Let’s talk about Senator Don Meredith, who says being gay is a choice. His presence in the video is a little confusing, as if to say, “It’ll get better once you choose not to be gay and you choose not to be picked on every day.”
Let’s also talk about Vic Toews. He campaigned vociferously against the bill that added sexual orientation to Canada’s hate propaganda law, on the grounds that spreading hate speech about gays is a fundamental Canadian freedom. Yes, that was eight years ago, but he never apologized for that or recanted his position. In fact, in 2005, he led a filibuster in Parliament to hold up the passage of Canada’s same-sex marriage laws. His presence in the video is like telling kids “It gets better, but against my wishes.”
Deepak Obhrai and Rona Ambrose also voted against same-sex marriage in 2005.
Then there’s John Baird. Gee, this is awkward. Because at the end, Baird tells kids who see other kids being bullied that they should “be an ally, be a friend. Don’t stay silent. Help them.” Baird’s actually been one of your most queer-friendly MPs, and we’re really grateful for that. But then, you see, there’s this whole thing… Yeah? Having Baird in the video is almost like saying, “It gets better as long as you never, ever, tell anyone you’re gay.”
In fact, all the MPs exhorting the viewer to“be an ally, be a friend” also kind of misses the point. The video is supposed to be for the gay kid considering suicide, not for your random straight constituents who might stumble upon it. Reminding them that they don’t have allies or friends might actually make their depression worse. What you should say in your video is, “If someone’s picking on you, or bullying you, I’m your ally. I’m your friend. You can be confident that your prime minister and your government stands behind you.”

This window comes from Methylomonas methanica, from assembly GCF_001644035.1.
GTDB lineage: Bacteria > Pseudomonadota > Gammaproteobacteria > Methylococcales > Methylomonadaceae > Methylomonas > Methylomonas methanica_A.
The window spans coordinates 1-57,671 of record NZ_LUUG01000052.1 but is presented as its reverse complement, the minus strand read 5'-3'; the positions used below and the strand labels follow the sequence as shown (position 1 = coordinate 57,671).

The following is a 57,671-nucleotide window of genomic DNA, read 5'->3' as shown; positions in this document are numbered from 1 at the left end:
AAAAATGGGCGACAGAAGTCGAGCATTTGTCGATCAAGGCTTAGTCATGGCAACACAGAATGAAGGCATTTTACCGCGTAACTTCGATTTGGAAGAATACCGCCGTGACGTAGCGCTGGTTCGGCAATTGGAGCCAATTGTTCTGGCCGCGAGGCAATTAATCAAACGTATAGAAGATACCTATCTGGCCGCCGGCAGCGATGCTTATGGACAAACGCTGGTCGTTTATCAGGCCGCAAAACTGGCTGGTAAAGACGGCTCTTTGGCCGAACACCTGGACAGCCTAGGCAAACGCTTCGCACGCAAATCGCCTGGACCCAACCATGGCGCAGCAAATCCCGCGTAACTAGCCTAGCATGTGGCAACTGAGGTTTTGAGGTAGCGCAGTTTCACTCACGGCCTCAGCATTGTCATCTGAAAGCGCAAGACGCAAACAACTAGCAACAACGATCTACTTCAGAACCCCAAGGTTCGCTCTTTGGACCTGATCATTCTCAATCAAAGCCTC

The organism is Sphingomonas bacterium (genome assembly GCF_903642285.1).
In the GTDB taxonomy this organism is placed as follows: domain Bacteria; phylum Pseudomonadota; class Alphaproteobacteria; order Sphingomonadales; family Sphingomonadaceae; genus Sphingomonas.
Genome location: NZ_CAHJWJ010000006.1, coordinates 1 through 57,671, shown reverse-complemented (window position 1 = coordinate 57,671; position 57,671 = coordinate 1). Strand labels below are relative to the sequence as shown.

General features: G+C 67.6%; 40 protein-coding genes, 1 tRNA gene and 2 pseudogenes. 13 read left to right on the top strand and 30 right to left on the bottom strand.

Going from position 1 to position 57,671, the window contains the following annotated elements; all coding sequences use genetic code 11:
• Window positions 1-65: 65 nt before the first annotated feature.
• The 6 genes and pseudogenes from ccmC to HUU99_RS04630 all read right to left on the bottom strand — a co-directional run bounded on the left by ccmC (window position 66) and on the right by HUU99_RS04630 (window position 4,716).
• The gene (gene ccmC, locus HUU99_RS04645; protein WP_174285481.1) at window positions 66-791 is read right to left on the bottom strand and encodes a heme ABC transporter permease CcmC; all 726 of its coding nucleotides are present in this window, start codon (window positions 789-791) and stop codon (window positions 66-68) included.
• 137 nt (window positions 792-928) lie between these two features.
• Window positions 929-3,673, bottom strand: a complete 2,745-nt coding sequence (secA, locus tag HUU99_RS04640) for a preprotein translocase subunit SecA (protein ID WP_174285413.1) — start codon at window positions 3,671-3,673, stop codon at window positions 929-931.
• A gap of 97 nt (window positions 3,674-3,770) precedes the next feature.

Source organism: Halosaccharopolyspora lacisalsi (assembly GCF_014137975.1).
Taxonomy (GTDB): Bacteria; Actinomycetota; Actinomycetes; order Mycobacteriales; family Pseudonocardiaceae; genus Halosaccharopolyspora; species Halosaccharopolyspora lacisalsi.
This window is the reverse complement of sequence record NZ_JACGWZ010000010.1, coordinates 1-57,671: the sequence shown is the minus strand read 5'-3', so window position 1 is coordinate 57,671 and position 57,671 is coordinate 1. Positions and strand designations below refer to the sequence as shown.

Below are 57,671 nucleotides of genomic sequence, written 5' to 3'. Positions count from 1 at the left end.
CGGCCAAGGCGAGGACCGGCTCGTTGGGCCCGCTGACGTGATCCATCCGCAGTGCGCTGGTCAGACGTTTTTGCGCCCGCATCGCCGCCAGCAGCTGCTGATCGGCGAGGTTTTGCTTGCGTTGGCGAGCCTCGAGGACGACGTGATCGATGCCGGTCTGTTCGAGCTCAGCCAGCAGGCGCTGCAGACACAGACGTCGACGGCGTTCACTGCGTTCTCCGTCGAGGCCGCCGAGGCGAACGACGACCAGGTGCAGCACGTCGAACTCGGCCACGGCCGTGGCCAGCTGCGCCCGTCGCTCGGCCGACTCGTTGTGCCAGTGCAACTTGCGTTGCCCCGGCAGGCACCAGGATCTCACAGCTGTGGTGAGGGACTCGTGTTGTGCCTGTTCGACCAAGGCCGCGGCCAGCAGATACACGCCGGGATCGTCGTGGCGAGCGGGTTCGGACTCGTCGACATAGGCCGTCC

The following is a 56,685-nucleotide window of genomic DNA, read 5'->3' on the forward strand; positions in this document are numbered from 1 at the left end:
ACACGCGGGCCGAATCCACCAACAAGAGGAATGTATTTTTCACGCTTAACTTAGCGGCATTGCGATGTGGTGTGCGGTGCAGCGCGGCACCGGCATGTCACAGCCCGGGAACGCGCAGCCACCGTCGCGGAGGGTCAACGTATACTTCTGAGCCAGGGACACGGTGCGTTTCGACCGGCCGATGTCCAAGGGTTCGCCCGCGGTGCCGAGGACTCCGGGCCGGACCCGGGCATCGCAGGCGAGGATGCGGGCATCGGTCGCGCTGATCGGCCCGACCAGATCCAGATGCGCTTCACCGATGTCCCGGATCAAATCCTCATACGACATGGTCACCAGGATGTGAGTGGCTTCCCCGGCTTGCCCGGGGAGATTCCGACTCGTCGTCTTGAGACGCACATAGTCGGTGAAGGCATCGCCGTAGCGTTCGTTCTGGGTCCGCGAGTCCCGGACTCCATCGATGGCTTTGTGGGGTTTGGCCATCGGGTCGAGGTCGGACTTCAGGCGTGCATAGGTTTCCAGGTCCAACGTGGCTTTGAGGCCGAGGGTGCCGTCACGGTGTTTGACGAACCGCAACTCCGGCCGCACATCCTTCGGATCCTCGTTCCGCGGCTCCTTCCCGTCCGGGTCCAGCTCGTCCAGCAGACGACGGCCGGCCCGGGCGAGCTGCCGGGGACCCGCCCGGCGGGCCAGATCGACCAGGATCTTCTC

The only caveat then, is that you’ll have to back that up with your future words and deeds.
I’m not saying that people who’ve disagreed with gay rights in the past can’t help out at all. But perhaps if they’re going to be a part of the project, a more meaningful contribution would be to explain how their opinions have changed over time and why they’re now supporters of queer people.
So I hope you do get a chance to make an It Gets Better video, Mr Harper. Perhaps you can even ask David Cameron for tips when you’re at the Commonwealth heads of government meeting, where you’ve just announced that you’ll join in his campaign to have Commonwealth countries decriminalize gay sex. It would be great timing, too, to release such a video just as you’re taking part in a real effort to improve the lives of gay people the world over.
But please, if you do make a video, be sincere, be honest, be open, and own up to your own mistakes. Otherwise, the best message you can offer to young people struggling with their sexuality is that it’ll get better in a few years, when you’re not running the country.